One of the great things about this community is that it's very active but still keeps high standards of civility and a good signal-to-noise ratio. This doesn't happen by accident, but is rather due to a great cast of moderators who approve new members (keeping spammers out) and review all posts on the front page to ensure that they're high quality.
You can be one of them! All of the moderators are volunteers, and we all share the load the work, fitting in a few minutes when we can. With moderators around the world, that means pretty much 24/7 coverage, which is just what a global community needs.
If you'd like to join our ranks of moderators, please PM me, comment below, or apply to join the Moderators Group.
Guidelines and what the moderator job entails are below
These are the basic instructions for moderators:
Most of what you'll be doing is approving (or not) blog posts and otherwise keeping things running smoothly.
With blog posts, the key things to check before approving are:
Feel free to make modest edits (such as moving a photo to the top, or turning a video link into an embed) yourself. If the post should be in the discussion forum instead, paste the text into a Friend request to the author explaining that and delete the post. (Using a Friend request will hopefully take some of the sting out of having to reject their post ;-) )
When Moderating Comments:
Deletion is really the course of last resort, and tends to cause more trouble than it solves. Instead, we follow this escalation process:
Our Culture and Values:
Mark Harrison, one of our star moderators, articulated our culture and policies best with this post, which I'll just quote verbatim:
Here's my general feeling about a lot of things on this site; in fact, it's pretty much my general philosophy for large parts of my life:
"It's more important to enable good things than prevent bad things"
For diydrones, this generally means:
--Be generous in accepting blog posts. We're not at a point where there are more submissions than can be confortably digested in a day. Likewise, the term "drone" is evolving at such a fast rate it's hard to pin down exactly what it means for everyone. So, I'm happy to lump in quadcopters, FPV, gimbals, RC, artistic aerial videos, electronics, radios... all kinds of stuff that meets my nebulous criterion of "generally interesting to the diy drone community."
Now of course it can be protested, "what if we're flooded by dozens or hundreds of posts on marginally related topic X?" And my response would be, "let's wait until that happens; we'll have tons more context and it will be easier to make a specific decision then than make some globally encompassing set of rules now. We may all even be a little bit smarter and a little bit wiser!"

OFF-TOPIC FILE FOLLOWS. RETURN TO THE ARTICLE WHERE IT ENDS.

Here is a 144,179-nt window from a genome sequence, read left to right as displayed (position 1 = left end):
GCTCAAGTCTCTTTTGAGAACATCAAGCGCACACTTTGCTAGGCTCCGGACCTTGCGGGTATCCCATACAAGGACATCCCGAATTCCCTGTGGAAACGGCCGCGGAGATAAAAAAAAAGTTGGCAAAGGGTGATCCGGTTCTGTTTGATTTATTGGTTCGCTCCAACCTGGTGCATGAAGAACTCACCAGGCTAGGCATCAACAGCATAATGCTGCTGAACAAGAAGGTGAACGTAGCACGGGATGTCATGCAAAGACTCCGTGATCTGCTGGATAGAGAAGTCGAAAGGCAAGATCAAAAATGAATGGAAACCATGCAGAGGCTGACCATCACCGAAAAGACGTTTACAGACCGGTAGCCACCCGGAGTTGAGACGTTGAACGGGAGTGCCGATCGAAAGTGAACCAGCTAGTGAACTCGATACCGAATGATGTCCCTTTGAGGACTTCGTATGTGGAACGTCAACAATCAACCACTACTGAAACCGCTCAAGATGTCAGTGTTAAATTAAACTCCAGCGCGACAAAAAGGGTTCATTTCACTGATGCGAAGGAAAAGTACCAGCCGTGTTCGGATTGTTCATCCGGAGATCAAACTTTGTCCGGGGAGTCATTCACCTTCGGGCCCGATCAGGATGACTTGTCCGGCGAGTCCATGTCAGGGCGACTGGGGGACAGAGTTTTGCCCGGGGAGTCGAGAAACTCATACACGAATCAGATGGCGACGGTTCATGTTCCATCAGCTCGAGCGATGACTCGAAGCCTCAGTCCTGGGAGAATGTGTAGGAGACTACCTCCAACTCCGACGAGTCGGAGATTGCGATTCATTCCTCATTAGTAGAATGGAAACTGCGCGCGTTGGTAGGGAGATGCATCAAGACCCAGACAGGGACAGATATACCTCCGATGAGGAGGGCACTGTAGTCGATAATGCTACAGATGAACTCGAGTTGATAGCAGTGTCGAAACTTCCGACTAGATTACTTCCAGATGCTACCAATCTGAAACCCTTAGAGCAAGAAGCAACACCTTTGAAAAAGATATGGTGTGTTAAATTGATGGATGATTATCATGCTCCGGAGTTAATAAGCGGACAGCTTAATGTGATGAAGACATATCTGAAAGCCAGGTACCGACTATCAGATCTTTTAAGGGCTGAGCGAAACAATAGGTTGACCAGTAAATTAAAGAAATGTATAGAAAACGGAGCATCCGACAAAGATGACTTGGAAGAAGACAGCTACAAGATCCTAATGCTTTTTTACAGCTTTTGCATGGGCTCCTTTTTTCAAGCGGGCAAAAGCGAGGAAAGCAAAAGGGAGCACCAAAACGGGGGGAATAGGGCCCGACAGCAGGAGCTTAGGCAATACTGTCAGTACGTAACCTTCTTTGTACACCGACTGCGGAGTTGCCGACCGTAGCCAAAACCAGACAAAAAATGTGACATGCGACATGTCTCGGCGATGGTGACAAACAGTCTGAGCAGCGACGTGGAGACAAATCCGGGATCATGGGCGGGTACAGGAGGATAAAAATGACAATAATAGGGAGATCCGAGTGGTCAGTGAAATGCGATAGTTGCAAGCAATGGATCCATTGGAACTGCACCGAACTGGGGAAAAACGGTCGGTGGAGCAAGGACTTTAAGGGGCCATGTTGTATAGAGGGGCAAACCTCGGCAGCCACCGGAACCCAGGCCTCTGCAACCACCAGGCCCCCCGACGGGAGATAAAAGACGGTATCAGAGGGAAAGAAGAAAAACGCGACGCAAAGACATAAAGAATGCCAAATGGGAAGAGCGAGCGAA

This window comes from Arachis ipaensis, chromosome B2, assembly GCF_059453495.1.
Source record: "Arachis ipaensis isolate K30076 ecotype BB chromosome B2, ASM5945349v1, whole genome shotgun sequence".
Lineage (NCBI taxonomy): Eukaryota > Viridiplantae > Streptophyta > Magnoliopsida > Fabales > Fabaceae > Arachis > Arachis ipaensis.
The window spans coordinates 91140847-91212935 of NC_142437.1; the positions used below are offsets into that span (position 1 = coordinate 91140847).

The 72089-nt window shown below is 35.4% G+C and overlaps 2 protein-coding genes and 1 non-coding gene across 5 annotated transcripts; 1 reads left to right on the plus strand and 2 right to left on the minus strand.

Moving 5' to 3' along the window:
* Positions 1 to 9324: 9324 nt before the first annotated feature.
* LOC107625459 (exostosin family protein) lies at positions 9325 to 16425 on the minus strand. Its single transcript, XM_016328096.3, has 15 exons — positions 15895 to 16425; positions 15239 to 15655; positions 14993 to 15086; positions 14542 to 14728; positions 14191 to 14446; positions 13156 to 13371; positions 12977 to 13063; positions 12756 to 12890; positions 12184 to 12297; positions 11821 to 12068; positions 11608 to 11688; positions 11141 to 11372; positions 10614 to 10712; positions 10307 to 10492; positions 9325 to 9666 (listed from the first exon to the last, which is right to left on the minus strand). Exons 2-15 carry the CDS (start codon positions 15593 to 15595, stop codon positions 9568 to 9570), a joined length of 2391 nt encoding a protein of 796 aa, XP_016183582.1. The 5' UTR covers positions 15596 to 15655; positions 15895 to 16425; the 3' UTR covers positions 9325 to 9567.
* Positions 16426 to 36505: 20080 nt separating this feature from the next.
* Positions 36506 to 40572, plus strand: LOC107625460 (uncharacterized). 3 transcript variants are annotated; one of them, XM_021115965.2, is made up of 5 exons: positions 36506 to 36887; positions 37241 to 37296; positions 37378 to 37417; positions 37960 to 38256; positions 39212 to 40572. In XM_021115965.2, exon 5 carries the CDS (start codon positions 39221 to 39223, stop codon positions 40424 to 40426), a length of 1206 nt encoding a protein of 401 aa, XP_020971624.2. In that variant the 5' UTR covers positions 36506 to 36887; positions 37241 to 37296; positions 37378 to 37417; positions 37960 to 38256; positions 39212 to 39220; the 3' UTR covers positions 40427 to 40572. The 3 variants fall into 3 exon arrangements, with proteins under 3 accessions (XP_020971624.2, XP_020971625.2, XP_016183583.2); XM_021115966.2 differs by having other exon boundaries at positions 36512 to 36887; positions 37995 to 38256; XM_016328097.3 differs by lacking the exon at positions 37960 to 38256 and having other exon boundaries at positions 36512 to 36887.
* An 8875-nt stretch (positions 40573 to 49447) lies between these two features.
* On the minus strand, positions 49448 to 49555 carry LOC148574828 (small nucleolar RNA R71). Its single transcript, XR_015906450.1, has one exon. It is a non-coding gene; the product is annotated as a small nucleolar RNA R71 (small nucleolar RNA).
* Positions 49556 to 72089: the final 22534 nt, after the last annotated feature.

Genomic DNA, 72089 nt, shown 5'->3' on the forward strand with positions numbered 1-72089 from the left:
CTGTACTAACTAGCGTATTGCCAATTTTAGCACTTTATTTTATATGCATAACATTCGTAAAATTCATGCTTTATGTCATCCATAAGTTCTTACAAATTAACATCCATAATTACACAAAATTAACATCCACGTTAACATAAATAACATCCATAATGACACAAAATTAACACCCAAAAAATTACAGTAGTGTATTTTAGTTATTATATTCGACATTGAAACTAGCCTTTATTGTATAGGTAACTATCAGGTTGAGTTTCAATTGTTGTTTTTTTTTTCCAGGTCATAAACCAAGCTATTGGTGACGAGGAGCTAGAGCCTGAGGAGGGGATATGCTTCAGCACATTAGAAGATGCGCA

-- Be generous in approving users. Lots of people aren't comfortable with revealing too much information about themselves, or may not have a particularly cogent reason for joining a site. I'm somewhat of an exception to this case... "Are you asking what I'm interested in? Let's talk about me, it's one of the most interesting topics we can discuss, don't you agree?" But for a lot of people, they may interested in the topic, but not interested in telling you why.
-- Feel free to make mistakes, and be nice when other people are making mistakes. Sometimes the most interesting things happen when things go awry. For better or worse, sometimes the most education things as well!
I think this is pretty much in agreement with how the site has been run historically. It's a site for amateurs, by amateurs (keeping in mind the defintion of "amateur"... from the French "lover of"), and as such has had a pretty wide-ranging scope of what's acceptable. That's served the site well, enabling it to be as relevant (or even more!) in 2013 as it was when it was founded.
Of course there are big exceptions to this "don't sweat the bad stuff" philosophy -- brain surgery, rocket launches, and skydiving come to mind -- but I think it's a useful guideline for a site such as ours.